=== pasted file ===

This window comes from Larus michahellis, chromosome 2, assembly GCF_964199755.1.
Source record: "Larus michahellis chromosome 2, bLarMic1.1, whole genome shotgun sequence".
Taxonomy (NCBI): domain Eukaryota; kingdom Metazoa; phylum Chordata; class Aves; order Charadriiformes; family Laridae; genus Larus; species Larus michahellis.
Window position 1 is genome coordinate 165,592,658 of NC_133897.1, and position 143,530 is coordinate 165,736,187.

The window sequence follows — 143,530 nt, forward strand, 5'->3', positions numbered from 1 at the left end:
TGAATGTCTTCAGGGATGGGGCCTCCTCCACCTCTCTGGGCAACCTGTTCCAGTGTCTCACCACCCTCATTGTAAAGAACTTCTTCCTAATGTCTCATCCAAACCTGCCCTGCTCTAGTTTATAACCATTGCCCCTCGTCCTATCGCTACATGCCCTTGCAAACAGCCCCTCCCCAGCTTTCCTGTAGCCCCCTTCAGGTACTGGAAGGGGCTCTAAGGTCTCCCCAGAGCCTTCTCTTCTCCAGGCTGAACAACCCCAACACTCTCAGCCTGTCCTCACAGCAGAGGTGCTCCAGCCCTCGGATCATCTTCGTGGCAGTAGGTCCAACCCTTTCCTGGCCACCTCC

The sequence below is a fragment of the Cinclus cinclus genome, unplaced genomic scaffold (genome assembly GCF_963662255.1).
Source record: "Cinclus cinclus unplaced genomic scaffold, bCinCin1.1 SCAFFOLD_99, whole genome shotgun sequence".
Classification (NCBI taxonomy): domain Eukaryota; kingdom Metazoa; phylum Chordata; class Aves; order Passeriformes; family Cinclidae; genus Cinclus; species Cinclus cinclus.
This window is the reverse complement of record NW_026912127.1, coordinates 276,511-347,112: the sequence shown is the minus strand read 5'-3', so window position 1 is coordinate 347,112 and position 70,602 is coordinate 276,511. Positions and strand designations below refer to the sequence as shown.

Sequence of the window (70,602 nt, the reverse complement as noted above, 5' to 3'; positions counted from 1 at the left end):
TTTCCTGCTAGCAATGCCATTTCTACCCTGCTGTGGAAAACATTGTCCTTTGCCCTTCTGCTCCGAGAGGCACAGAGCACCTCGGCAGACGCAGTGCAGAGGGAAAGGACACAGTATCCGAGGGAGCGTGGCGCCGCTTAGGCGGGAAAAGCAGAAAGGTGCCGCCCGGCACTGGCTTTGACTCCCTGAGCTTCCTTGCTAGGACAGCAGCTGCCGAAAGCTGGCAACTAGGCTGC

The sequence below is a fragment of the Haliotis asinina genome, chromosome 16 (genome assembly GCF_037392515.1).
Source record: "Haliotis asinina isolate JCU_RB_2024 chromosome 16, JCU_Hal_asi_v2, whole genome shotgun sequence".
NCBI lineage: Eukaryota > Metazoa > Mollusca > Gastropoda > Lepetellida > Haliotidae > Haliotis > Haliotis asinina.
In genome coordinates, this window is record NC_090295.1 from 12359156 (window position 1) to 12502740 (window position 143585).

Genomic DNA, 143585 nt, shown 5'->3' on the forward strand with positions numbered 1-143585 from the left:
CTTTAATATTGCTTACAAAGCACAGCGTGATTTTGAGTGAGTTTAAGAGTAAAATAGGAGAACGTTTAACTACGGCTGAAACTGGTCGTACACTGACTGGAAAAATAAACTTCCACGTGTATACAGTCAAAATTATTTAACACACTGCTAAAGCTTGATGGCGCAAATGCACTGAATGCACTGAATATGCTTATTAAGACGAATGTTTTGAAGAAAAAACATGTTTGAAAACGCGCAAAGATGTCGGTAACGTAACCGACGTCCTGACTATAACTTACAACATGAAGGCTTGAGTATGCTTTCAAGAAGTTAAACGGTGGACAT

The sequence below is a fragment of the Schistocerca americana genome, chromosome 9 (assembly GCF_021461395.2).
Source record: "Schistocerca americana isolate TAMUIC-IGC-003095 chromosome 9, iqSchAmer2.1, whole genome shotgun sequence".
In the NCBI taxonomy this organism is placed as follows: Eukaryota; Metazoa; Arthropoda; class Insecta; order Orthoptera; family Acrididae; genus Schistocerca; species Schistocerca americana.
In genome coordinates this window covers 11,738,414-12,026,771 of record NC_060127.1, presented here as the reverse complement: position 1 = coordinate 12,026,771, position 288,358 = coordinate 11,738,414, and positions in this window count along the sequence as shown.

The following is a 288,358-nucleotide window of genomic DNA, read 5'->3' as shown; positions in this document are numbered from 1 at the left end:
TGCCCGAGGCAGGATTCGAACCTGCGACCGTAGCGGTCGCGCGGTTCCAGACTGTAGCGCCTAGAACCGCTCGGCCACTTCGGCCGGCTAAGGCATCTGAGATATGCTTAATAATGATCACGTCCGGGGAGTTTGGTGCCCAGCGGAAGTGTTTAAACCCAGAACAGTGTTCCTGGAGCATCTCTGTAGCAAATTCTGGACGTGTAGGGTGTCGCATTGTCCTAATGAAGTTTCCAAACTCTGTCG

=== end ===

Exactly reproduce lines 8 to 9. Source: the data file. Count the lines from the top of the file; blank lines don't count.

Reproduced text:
Source record: "Cinclus cinclus unplaced genomic scaffold, bCinCin1.1 SCAFFOLD_99, whole genome shotgun sequence".
Classification (NCBI taxonomy): domain Eukaryota; kingdom Metazoa; phylum Chordata; class Aves; order Passeriformes; family Cinclidae; genus Cinclus; species Cinclus cinclus.